# Reference request: parameters of Möbius transformation by three points and images?

I am interesting in finding the four parameters of a Möbius transformation given three complex points $$z_1$$, $$z_2$$, and $$z_3$$, and their images $$w_1$$, $$w_2$$, and $$w_3$$. Wikipedia provides the following equations which seem to work:

$$w=\frac{az+b}{cz+d}$$

$$a=\det\begin{bmatrix} z_1w_1 & w_1 & 1\\ z_2w_2 & w_2 & 1\\ z_3w_3 & w_3 & 1\end{bmatrix}$$

$$b=\det\begin{bmatrix} z_1w_1 & z_1 & w_1\\ z_2w_2 & z_2 & w_2\\ z_3w_3 & z_3 & w_3\end{bmatrix}$$

$$c=\det\begin{bmatrix} z_1 & w_1 & 1\\ z_2 & w_2 & 1\\ z_3 & w_3 & 1\end{bmatrix}$$

$$d=\det\begin{bmatrix} z_1w_1 & z_1 & 1\\ z_2w_2 & z_2 & 1\\ z_3w_3 & z_3 & 1\end{bmatrix}$$

Unfortunately, Wikipedia does not provide a reference for this approach. Do you know of any book or publication which I could use as a source to understand this approach?

Sorry I don't know any references, but I can derive the result for you.

One method is to use invariance of the cross-ratio. You write $$[w,w_1,w_2,w_3] = [z,z_1,z_2,z_3]$$ and solve for $$w$$. Checking that this is equivalent to the formulas you wrote might be tedious, so I'll use a different method.

To get the formulas you wrote, first write down the linear equations $$c, -a, d, -b$$ must satisfy. We obtain a homogenous system with matrix $$\begin{pmatrix} z_1 w_1 & z_1 & w_1 & 1 \\ z_2 w_2 & z_2 & w_2 & 1 \\ z_3 w_3 & z_3 & w_3 & 1 \\ \end{pmatrix}.$$ By the choice of the $$z_i$$'s and $$w_i$$'s (which I presume have been chosen to be triples of distinct numbers), the solutions $$(c, -a, d, -b)$$ are determined up to proportionality. Hence the set of solutions is a line through the origin, and the system has rank 3. The problem is to select a particular nonzero solution in a neat way.

In general, given a homogeneous system with matrix $$\begin{pmatrix} a_{11} & a_{12} & a_{13} & a_{14} \\ a_{21} & a_{22} & a_{23} & a_{24} \\ a_{31} & a_{32} & a_{33} & a_{34} \\ \end{pmatrix},$$ one obtains a solution by letting $$x_j$$, for $$j = 1, 2, 3, 4$$, be $$(-1)^{j - 1}$$ times the determinant obtained by deleting the $$j$$th column. (This is the solution for $$(c, -a, d, -b)$$ given on the Wikipedia page.)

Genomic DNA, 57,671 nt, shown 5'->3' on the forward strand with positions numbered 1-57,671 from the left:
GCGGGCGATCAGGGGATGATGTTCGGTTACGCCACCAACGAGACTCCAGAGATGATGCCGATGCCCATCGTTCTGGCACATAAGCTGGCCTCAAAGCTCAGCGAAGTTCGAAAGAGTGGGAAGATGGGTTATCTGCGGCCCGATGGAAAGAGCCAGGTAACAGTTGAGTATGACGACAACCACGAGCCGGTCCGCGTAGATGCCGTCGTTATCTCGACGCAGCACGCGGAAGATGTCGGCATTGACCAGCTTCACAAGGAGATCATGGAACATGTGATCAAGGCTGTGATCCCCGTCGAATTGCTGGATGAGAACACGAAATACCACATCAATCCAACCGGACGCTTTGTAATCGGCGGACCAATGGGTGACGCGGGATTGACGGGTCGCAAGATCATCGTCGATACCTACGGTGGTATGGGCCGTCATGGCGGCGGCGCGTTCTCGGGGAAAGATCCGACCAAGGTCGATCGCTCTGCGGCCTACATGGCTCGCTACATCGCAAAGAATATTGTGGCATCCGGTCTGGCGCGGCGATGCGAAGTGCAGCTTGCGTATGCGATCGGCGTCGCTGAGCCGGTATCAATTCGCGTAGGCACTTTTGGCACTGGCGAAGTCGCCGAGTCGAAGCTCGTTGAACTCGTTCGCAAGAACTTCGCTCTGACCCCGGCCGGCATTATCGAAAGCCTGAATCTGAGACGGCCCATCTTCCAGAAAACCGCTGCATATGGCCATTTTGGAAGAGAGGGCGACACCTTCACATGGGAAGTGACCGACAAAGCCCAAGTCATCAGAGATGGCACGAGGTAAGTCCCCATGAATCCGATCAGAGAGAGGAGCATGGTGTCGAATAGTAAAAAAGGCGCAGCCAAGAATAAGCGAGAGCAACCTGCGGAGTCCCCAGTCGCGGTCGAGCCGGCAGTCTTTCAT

To prove that this is indeed a solution, note that for any $$i = 1, 2, 3$$, the square matrix $$\begin{pmatrix} a_{i1} & a_{i2} & a_{i3} & a_{i4} \\ a_{11} & a_{12} & a_{13} & a_{14} \\ a_{21} & a_{22} & a_{23} & a_{24} \\ a_{31} & a_{32} & a_{33} & a_{34} \\ \end{pmatrix},$$ is singular because it has a repeated row. Now the $$i$$th equation to be verified amounts to saying that the determinant of the above matrix, expanded along the first row, is zero.

It is not true in general that the solution $$(x_1, x_2, x_3, x_4)$$ obtained will be nonzero. But if the original $$3 \times 4$$ system has rank 3, then this will in fact be the case. For if the determinants defining the $$x_j$$'s were all zero, then every $$3 \times 3$$ submatrix of the original system would have zero determinant, showing that its rank is $$< 3$$.

The equations can be written as a linear system of three equations in three unknowns

$$z_k\frac ad+\frac bd-z_kw_k\frac cd=w_k$$ for $$k=1,2,3$$.

Solve the system by Cramer's rule. Every unknown will be the ratio of two determinants, and you can set $$d$$ equal to the common denominator. Then $$a,b,c$$ are the determinants at the numerators.

In particular,

$$d=\begin{vmatrix}z_1&1&-z_1w_1\\z_2&1&-z_2w_2\\z_3&1&-z_3w_3\end{vmatrix}$$

and

$$a=\begin{vmatrix}w_1&1&-z_1w_1\\w_2&1&-z_2w_2\\w_3&1&-z_3w_3\end{vmatrix}$$

$$\cdots$$

For understanding how to do it (for generic point sets), as opposed to obtaining a formula, I think it is clearest to do it in stages. The basic idea is to reduce a set $$z_1,z_2,z_3$$ of $$3$$ points to the canonical $$0,1,\infty$$ (on $$\mathbb P^1$$, the Riemann sphere), by linear fractional transformations, as follows. First, apply $$z\to 1/(z-z_3)$$ to send $$z_3$$ to $$\infty$$. Then (relabelling) send (the new) $$z_1\to 0$$ by $$z\to z-z_1$$. This stabilizes the previous effort sending $$z_3\to \infty$$. Then, preserving $$0$$ and $$\infty$$, apply $$z\to z/z_2$$ to send (the new) $$z_2$$ to $$1$$. (At each step, any obstruction is an indication of insufficient generic-ness...)